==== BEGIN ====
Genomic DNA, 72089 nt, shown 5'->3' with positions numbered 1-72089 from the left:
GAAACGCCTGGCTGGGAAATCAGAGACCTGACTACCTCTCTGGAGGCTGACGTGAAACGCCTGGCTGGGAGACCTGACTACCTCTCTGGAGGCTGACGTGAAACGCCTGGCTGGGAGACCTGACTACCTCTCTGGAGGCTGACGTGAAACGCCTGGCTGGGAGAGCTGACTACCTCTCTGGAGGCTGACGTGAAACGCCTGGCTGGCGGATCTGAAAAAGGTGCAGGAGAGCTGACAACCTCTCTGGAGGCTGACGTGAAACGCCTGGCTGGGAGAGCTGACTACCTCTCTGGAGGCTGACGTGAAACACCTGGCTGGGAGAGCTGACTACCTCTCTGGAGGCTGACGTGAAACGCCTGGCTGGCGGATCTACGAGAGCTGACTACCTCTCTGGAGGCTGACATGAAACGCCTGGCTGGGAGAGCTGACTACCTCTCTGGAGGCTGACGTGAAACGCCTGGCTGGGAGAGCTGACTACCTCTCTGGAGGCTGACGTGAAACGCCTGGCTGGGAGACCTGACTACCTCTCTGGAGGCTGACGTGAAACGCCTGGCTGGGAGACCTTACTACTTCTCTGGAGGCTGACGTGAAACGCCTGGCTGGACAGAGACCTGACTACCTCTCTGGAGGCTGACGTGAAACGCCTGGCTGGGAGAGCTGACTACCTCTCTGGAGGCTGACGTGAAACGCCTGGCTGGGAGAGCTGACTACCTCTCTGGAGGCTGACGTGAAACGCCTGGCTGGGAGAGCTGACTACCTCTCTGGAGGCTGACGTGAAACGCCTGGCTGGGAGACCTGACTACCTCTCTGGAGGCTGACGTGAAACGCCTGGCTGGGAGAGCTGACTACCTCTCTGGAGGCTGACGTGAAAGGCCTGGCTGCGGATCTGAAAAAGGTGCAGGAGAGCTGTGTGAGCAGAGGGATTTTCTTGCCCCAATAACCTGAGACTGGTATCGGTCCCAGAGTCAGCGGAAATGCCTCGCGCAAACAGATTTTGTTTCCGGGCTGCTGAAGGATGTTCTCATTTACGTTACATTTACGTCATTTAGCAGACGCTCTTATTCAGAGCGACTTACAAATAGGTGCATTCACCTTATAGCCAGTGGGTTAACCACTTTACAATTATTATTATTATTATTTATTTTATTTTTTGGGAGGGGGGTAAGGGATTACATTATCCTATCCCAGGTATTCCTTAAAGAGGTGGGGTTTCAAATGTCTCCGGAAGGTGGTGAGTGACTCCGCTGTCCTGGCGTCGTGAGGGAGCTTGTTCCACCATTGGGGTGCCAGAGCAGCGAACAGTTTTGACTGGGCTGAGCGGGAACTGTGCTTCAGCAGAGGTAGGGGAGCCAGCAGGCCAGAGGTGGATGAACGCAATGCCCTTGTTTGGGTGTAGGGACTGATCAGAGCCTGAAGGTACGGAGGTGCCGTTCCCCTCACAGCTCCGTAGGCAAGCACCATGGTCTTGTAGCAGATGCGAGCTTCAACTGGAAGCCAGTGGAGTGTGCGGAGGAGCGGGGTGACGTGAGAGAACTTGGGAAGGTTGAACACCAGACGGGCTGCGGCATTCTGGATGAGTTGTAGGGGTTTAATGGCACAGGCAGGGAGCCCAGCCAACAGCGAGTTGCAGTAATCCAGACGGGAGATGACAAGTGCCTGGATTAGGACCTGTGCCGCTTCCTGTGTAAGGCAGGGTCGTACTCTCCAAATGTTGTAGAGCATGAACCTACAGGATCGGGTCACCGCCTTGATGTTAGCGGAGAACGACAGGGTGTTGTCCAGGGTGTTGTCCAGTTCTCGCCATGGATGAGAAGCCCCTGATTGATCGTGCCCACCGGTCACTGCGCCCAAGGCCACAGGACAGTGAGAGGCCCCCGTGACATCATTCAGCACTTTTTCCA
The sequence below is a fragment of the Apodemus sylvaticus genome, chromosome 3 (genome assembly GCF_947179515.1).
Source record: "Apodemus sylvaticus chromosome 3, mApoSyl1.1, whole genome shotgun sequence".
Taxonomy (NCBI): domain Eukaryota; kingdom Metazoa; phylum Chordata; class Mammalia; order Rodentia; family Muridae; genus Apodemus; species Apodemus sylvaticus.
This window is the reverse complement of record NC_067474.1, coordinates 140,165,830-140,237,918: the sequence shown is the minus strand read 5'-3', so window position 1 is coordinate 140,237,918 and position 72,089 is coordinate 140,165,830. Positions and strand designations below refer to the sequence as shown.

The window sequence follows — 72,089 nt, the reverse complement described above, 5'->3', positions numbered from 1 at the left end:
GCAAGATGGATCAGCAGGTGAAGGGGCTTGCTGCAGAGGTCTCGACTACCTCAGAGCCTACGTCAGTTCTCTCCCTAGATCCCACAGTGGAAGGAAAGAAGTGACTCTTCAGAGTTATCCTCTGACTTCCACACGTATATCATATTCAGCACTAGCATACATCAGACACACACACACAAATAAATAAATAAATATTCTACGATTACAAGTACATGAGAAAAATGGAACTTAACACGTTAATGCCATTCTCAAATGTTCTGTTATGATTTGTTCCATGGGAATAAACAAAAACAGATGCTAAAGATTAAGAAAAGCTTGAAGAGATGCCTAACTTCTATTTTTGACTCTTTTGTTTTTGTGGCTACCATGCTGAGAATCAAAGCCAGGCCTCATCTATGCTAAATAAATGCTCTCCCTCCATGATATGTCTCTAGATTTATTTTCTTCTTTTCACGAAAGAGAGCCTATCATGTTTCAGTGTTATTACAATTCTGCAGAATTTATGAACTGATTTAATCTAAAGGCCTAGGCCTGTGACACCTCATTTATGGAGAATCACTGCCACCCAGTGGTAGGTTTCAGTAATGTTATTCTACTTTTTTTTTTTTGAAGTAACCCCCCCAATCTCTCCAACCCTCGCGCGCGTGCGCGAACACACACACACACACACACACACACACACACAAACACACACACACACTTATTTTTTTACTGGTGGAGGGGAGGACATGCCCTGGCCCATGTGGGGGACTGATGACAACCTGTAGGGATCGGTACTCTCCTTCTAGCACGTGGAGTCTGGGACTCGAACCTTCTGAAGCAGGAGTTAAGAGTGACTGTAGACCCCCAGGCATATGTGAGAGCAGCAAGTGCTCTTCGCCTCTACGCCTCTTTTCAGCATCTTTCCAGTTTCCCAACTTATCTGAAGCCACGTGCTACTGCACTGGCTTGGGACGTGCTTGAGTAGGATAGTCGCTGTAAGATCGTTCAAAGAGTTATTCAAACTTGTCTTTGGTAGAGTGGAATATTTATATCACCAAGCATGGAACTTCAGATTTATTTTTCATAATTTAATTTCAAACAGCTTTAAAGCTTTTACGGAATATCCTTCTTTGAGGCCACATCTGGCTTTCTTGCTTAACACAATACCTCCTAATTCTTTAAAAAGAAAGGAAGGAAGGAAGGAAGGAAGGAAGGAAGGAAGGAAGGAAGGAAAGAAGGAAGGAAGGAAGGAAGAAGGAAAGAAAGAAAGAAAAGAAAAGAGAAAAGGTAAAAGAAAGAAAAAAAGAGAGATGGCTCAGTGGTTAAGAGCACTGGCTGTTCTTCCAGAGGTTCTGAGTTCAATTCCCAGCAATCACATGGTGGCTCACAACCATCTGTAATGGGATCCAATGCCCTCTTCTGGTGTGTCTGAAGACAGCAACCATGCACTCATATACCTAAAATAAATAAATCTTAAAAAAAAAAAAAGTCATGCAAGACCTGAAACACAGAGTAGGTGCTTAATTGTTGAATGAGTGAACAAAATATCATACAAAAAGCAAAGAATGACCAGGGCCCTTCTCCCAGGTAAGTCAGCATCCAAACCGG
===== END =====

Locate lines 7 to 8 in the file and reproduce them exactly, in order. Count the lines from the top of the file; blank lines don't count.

The window sequence follows — 72,089 nt, the reverse complement described above, 5'->3', positions numbered from 1 at the left end:
GCAAGATGGATCAGCAGGTGAAGGGGCTTGCTGCAGAGGTCTCGACTACCTCAGAGCCTACGTCAGTTCTCTCCCTAGATCCCACAGTGGAAGGAAAGAAGTGACTCTTCAGAGTTATCCTCTGACTTCCACACGTATATCATATTCAGCACTAGCATACATCAGACACACACACACAAATAAATAAATAAATATTCTACGATTACAAGTACATGAGAAAAATGGAACTTAACACGTTAATGCCATTCTCAAATGTTCTGTTATGATTTGTTCCATGGGAATAAACAAAAACAGATGCTAAAGATTAAGAAAAGCTTGAAGAGATGCCTAACTTCTATTTTTGACTCTTTTGTTTTTGTGGCTACCATGCTGAGAATCAAAGCCAGGCCTCATCTATGCTAAATAAATGCTCTCCCTCCATGATATGTCTCTAGATTTATTTTCTTCTTTTCACGAAAGAGAGCCTATCATGTTTCAGTGTTATTACAATTCTGCAGAATTTATGAACTGATTTAATCTAAAGGCCTAGGCCTGTGACACCTCATTTATGGAGAATCACTGCCACCCAGTGGTAGGTTTCAGTAATGTTATTCTACTTTTTTTTTTTTGAAGTAACCCCCCCAATCTCTCCAACCCTCGCGCGCGTGCGCGAACACACACACACACACACACACACACACACACAAACACACACACACACTTATTTTTTTACTGGTGGAGGGGAGGACATGCCCTGGCCCATGTGGGGGACTGATGACAACCTGTAGGGATCGGTACTCTCCTTCTAGCACGTGGAGTCTGGGACTCGAACCTTCTGAAGCAGGAGTTAAGAGTGACTGTAGACCCCCAGGCATATGTGAGAGCAGCAAGTGCTCTTCGCCTCTACGCCTCTTTTCAGCATCTTTCCAGTTTCCCAACTTATCTGAAGCCACGTGCTACTGCACTGGCTTGGGACGTGCTTGAGTAGGATAGTCGCTGTAAGATCGTTCAAAGAGTTATTCAAACTTGTCTTTGGTAGAGTGGAATATTTATATCACCAAGCATGGAACTTCAGATTTATTTTTCATAATTTAATTTCAAACAGCTTTAAAGCTTTTACGGAATATCCTTCTTTGAGGCCACATCTGGCTTTCTTGCTTAACACAATACCTCCTAATTCTTTAAAAAGAAAGGAAGGAAGGAAGGAAGGAAGGAAGGAAGGAAGGAAGGAAGGAAAGAAGGAAGGAAGGAAGGAAGAAGGAAAGAAAGAAAGAAAAGAAAAGAGAAAAGGTAAAAGAAAGAAAAAAAGAGAGATGGCTCAGTGGTTAAGAGCACTGGCTGTTCTTCCAGAGGTTCTGAGTTCAATTCCCAGCAATCACATGGTGGCTCACAACCATCTGTAATGGGATCCAATGCCCTCTTCTGGTGTGTCTGAAGACAGCAACCATGCACTCATATACCTAAAATAAATAAATCTTAAAAAAAAAAAAAGTCATGCAAGACCTGAAACACAGAGTAGGTGCTTAATTGTTGAATGAGTGAACAAAATATCATACAAAAAGCAAAGAATGACCAGGGCCCTTCTCCCAGGTAAGTCAGCATCCAAACCGG